Acidocalcisomes - Conserved from bacteria to man

Department of Cellular Biology and Center for Tropical and Global Emerging Diseases, University of Georgia, Athens, Georgia 30602, USA.
Nature Reviews Microbiology (Impact Factor: 23.57). 04/2005; 3(3):251-61. DOI: 10.1038/nrmicro1097
Source: PubMed


Recent work has shown that acidocalcisomes, which are electron-dense acidic organelles rich in calcium and polyphosphate, are the only organelles that have been conserved during evolution from prokaryotes to eukaryotes. Acidocalcisomes were first described in trypanosomatids and have been characterized in most detail in these species. Acidocalcisomes have been linked with several functions, including storage of cations and phosphorus, polyphosphate metabolism, calcium homeostasis, maintenance of intracellular pH homeostasis and osmoregulation. Here, we review acidocalcisome ultrastructure, composition and function in different trypanosomatids and other organisms.

    • "Bacterial PPBs were first described in Agrobacterium tumefaciens (Seufferheld et al., 2003), the same bacterium examined in this work. PPBs may be the only cellular organelle that has been conserved between prokaryotic and eukaryotic organisms (Docampo et al., 2005). Other types of bacterial storage granules include carboxysomes, involved in respiration and recognizable by their characteristic polygonal shape (Yeates et al., 2008; Iancu et al., 2010; Cameron et al., 2013), and polyhydroxybutyrate granules for storing carbon (Beeby et al., 2012). "
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    ABSTRACT: Bacterial cells often contain dense granules. Among these, polyphosphate bodies (PPBs) store inorganic phosphate for a variety of essential functions. Identification of PPBs has until now been accomplished by analytical methods that required drying or chemically fixing the cells. These methods entail large electron doses that are incompatible with low-dose imaging of cryogenic specimens. We show here that Scanning Transmission Electron Microscopy (STEM) of fully hydrated, intact, vitrified bacteria provides a simple means for mapping of phosphorus-containing dense granules based on quantitative sensitivity of the electron scattering to atomic number. A coarse resolution of the scattering angles distinguishes phosphorus from the abundant lighter atoms: carbon, nitrogen and oxygen. The theoretical basis is similar to Z contrast of materials science. EDX provides a positive identification of phosphorus, but importantly, the method need not involve a more severe electron dose than that required for imaging. The approach should prove useful in general for mapping of heavy elements in cryopreserved specimens when the element identity is known from the biological context. © 2015 The Authors Journal of Microscopy © 2015 Royal Microscopical Society.
    No preview · Article · Jul 2015 · Journal of Microscopy
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    • "Unfortunately through the years many studies have not been and polyphosphate (poly P) [55]. In eukaryotic microbes, acidocalcisomes function in P metabolism, Ca 2+ homeostasis, maintenance of intracellular pH, and osmoregulation [55] [56]. Prokaryotic acidocalcisomes are very similar to their eukaryotic counterparts containing the transporters H + -ATPase and the vacuolar proton translocating pyrophosphatase responsible for their acidification [53]. "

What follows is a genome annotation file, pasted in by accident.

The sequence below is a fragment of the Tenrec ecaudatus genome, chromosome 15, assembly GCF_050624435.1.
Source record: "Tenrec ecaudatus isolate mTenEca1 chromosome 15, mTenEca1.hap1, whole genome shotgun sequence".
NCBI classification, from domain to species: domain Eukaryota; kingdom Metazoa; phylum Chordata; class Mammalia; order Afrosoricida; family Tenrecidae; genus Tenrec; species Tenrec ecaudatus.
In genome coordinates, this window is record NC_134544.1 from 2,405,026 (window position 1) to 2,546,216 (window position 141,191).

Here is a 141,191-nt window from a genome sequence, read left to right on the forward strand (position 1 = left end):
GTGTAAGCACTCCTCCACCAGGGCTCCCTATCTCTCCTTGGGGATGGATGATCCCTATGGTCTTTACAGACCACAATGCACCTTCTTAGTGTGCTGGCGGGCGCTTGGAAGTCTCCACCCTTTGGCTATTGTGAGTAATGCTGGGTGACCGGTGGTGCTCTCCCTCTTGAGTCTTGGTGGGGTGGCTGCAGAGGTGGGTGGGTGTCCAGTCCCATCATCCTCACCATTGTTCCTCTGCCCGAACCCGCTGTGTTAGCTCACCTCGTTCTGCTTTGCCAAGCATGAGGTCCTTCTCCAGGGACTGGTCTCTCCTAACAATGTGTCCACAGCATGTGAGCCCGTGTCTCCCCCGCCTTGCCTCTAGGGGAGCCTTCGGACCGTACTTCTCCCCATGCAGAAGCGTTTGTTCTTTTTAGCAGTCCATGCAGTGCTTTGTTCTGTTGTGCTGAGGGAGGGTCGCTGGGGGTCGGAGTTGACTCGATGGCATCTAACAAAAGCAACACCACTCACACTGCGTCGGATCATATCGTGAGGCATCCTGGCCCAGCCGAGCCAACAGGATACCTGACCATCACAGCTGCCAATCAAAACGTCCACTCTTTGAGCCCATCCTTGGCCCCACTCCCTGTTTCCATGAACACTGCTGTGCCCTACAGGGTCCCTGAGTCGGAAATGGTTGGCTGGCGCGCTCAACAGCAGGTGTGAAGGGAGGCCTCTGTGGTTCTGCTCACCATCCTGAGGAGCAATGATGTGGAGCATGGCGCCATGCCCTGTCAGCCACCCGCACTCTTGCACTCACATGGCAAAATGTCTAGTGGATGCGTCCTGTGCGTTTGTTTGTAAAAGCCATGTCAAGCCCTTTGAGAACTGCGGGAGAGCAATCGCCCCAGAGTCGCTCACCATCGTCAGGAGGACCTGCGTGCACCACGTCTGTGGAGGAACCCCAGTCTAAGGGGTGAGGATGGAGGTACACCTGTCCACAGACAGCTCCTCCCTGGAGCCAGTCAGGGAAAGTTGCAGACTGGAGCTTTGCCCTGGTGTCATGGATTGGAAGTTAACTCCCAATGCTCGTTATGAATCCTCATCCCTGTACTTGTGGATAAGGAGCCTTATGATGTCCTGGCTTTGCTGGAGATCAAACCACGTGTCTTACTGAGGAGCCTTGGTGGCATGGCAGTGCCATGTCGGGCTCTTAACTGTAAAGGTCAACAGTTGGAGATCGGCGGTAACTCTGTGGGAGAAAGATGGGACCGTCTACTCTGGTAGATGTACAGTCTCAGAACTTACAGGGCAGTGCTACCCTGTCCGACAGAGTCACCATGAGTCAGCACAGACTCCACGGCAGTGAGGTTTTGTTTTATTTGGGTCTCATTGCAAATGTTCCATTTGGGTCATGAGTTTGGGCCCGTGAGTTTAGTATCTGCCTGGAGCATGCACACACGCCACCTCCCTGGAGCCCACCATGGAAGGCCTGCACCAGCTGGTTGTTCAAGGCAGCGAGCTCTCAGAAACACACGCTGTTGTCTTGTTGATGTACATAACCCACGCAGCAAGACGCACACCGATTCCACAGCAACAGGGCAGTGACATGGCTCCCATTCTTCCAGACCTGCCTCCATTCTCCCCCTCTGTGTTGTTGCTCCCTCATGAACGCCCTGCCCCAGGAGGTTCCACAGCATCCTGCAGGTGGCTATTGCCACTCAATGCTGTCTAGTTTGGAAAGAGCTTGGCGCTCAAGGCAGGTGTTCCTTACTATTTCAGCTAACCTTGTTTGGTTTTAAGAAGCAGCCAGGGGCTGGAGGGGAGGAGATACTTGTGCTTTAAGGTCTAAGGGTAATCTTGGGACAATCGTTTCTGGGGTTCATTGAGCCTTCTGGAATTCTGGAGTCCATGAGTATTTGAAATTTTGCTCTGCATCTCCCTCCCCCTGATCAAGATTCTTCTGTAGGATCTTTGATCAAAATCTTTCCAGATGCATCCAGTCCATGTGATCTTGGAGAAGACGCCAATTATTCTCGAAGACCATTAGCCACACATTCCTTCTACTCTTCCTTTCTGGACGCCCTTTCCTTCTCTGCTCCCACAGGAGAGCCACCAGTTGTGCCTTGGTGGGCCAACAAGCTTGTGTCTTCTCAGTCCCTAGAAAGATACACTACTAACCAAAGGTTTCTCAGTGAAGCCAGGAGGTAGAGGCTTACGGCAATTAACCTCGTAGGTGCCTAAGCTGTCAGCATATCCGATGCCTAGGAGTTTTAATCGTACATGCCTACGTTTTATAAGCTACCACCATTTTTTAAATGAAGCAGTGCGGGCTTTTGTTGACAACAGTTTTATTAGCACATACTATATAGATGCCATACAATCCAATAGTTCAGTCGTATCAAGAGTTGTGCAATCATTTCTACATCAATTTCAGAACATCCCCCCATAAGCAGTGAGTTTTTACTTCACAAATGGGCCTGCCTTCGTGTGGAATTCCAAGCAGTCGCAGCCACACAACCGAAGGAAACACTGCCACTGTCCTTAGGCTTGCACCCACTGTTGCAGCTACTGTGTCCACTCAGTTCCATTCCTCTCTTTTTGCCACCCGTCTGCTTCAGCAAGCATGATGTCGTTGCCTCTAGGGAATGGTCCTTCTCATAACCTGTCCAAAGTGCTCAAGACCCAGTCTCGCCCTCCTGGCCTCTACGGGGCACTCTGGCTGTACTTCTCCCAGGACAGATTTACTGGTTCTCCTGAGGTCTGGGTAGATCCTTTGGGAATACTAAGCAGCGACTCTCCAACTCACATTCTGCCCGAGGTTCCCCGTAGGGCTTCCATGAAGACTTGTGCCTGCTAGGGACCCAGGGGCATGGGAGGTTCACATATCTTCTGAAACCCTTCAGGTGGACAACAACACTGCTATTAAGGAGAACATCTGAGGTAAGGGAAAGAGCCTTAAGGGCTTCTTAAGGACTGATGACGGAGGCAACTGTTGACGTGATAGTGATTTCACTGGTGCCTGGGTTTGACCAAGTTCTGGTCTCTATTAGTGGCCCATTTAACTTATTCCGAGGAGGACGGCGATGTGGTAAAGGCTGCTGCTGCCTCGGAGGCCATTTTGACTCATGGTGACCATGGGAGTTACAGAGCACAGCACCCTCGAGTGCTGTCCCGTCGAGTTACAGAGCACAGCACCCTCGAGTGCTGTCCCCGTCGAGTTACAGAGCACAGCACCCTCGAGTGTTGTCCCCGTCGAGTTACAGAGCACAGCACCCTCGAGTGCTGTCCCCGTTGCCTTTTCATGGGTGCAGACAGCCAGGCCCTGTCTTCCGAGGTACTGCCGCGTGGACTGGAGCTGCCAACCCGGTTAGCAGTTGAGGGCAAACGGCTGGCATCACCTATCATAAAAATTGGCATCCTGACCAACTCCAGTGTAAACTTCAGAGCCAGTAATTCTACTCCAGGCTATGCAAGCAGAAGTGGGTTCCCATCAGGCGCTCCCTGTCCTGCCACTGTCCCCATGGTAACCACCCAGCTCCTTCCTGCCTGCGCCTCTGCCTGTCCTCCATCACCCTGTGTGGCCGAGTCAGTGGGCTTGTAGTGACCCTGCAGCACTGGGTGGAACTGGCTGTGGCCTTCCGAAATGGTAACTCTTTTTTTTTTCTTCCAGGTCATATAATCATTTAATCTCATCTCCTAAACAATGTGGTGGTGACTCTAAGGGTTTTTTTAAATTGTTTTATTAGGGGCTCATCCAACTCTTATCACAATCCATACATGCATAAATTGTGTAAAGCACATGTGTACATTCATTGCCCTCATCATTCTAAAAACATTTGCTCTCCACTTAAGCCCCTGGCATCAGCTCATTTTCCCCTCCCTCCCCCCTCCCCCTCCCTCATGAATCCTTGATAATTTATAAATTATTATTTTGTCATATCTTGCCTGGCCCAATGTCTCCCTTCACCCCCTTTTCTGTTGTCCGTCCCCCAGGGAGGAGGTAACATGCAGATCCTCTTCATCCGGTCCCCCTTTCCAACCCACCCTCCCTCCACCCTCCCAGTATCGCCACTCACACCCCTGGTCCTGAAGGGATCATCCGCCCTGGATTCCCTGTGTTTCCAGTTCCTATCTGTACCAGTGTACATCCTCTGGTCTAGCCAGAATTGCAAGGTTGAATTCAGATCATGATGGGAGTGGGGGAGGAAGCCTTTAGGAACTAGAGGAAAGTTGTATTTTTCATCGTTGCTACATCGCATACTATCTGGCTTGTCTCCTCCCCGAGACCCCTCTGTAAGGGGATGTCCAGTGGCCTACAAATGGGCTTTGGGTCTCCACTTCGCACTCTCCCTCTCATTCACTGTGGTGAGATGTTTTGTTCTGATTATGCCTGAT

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    ABSTRACT: With the continued increase of genomic information and computational analyses during the recent years, the number of newly discovered calcium binding proteins (CaBPs) in prokaryotic organisms has increased dramatically. These proteins contain sequences that closely resemble a variety of eukaryotic calcium (Ca2+) binding motifs including the canonical and pseudo EF-hand motifs, Ca2+-binding ß-roll, Greek key motif and a novel putative Ca2+-binding domain, called the Big domain. Prokaryotic CaBPs have been implicated in diverse cellular activities such as division, development, motility, homeostasis, stress response, secretion, transport, signaling, and host-pathogen interactions. However, the majority of these proteins are hypothetical, and only few of them have been studied functionally. The finding of many diverse CaBPs in prokaryotic genomes opens an exciting area of research to explore and define the role of Ca2+ in organisms other than eukaryotes. This review presents the most recent developments in the field of CaBPs and novel advancements in the role of Ca2+ in prokaryotes.
    Full-text · Article · Dec 2014 · Cell Calcium
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    • "Organisms utilize polyphosphate to regenerate nucleotide triphosphates (Kuroda et al. 1997); therefore, polyphosphate storage granules are regarded as energy storage granules. In eukaryotes, polyphosphate storage granules are found in membrane bound organelles and a similar architecture has been suggested in bacteria (Docampo et al. 2005). Other types of membrane-encapsulated particles have been clearly visualized by ECT (Komeili 2006); however, in C. jejuni the polyphosphate storage granules are not enclosed by membranes . "
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    ABSTRACT: Campylobacter jejuni is one of the most successful food-borne human pathogens. Here we use electron cryotomography to explore the ultrastructure of C. jejuni cells in logarithmically growing cultures. This provides the first look at this pathogen in a near-native state at macromolecular resolution (~5 nm). We find a surprisingly complex polar architecture that includes ribosome exclusion zones, polyphosphate storage granules, extensive collar-shaped chemoreceptor arrays, and elaborate flagellar motors.
    Full-text · Article · Oct 2014 · MicrobiologyOpen
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